The costs of inequality: whole-population modelling study of lifetime inpatient hospital costs in the English National Health Service by level of neighbourhood deprivation
Miqdad Asaria (),
Tim Doran and
LSE Research Online Documents on Economics from London School of Economics and Political Science, LSE Library
Background There are substantial socioeconomic inequalities in both life expectancy and healthcare use in England. In this study, we describe how these two sets of inequalities interact by estimating the social gradient in hospital costs across the life course.Methods Hospital episode statistics, population and index of multiple deprivation data were combined at lower-layer super output area level to estimate inpatient hospital costs for 2011/2012 by age, sex and deprivation quintile. Survival curves were estimated for each of the deprivation groups and used to estimate expected annual costs and cumulative lifetime costs.Results A steep social gradient was observed in overall inpatient hospital admissions, with rates ranging from 31 298/100 000 population in the most affluent fifth of areas to 43 385 in the most deprived fifth. This gradient was steeper for emergency than for elective admissions. The total cost associated with this inequality in 2011/2012 was £4.8 billion. A social gradient was also observed in the modelled lifetime costs where the lower life expectancy was not sufficient to outweigh the higher average costs in the more deprived populations. Lifetime costs for women were 14% greater than for men, due to higher costs in the reproductive years and greater life expectancy.Conclusions Socioeconomic inequalities result in increased morbidity and decreased life expectancy. Interventions to reduce inequality and improve health in more deprived neighbourhoods have the potential to save money for health systems not only within years but across peoples’ entire lifetimes, despite increased costs due to longer life expectancies.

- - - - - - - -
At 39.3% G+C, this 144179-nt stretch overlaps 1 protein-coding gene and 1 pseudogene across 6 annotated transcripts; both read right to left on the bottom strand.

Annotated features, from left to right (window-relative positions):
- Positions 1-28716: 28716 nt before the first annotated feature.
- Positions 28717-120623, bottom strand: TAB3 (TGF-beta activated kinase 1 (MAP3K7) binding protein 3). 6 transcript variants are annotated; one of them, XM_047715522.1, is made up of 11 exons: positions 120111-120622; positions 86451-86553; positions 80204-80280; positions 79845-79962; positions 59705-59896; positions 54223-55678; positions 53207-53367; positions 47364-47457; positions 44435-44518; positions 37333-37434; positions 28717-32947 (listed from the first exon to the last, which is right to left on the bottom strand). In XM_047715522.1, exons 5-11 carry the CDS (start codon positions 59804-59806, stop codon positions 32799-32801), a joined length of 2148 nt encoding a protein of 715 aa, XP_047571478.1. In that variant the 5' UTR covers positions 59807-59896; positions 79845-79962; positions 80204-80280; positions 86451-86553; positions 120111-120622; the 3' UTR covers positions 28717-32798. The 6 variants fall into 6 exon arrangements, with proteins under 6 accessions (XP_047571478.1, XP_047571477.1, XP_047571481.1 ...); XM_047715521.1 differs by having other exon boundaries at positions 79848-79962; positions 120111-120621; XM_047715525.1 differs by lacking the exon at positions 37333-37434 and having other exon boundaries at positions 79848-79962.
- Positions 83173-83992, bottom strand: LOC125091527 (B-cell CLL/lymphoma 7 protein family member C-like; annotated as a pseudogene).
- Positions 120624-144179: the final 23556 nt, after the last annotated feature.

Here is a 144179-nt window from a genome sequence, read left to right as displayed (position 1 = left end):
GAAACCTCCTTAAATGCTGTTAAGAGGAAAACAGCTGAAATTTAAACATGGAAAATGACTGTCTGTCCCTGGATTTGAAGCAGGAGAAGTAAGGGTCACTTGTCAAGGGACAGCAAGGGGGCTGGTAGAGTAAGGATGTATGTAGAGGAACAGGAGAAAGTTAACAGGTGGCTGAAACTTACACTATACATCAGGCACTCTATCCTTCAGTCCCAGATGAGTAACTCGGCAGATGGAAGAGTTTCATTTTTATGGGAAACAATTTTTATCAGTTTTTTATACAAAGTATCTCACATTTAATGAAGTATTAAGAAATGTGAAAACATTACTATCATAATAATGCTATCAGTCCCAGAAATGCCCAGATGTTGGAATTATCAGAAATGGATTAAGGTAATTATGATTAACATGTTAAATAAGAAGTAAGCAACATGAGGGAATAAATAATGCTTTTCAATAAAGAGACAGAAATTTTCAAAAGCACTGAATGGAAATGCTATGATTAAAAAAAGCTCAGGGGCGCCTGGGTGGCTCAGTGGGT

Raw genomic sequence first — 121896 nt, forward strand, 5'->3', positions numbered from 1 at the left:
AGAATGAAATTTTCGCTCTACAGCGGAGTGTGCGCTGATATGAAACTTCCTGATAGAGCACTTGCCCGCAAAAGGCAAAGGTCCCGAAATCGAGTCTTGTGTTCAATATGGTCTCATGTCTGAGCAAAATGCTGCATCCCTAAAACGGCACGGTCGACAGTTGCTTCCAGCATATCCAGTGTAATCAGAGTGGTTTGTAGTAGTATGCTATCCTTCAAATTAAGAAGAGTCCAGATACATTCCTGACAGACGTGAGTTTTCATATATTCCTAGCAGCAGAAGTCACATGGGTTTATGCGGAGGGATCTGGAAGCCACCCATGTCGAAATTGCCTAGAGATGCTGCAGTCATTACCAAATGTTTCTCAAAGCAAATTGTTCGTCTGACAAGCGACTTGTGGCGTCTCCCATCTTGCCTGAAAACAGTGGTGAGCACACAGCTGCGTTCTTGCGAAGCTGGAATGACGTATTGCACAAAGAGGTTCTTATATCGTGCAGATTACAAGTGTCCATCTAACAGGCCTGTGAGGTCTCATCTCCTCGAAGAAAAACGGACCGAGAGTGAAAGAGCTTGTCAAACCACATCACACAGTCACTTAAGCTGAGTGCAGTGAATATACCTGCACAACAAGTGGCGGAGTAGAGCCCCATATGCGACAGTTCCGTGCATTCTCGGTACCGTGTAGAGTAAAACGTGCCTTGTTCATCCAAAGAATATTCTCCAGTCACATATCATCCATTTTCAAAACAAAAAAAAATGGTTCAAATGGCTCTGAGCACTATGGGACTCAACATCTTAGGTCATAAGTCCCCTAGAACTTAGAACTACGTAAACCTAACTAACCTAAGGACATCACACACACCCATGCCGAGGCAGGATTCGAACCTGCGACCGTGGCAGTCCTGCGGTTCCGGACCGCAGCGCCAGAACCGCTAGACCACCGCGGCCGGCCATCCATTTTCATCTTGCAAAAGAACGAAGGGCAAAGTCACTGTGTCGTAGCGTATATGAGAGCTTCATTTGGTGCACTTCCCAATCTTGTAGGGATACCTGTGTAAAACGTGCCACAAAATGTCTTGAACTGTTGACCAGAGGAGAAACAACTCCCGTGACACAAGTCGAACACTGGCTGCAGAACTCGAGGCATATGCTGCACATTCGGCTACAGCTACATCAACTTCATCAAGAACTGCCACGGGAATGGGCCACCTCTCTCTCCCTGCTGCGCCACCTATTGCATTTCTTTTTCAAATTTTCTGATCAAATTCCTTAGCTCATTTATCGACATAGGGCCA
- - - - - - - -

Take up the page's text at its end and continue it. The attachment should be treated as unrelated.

JEL-codes: E6 (search for similar items in EconPapers)
Pages: 6 pages
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Published in Journal of Epidemiology and Community Health, 17, May, 2016, 70(10), pp. 990-996. ISSN: 0143-005X
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Persistent link: https://EconPapers.repec.org/RePEc:ehl:lserod:101244
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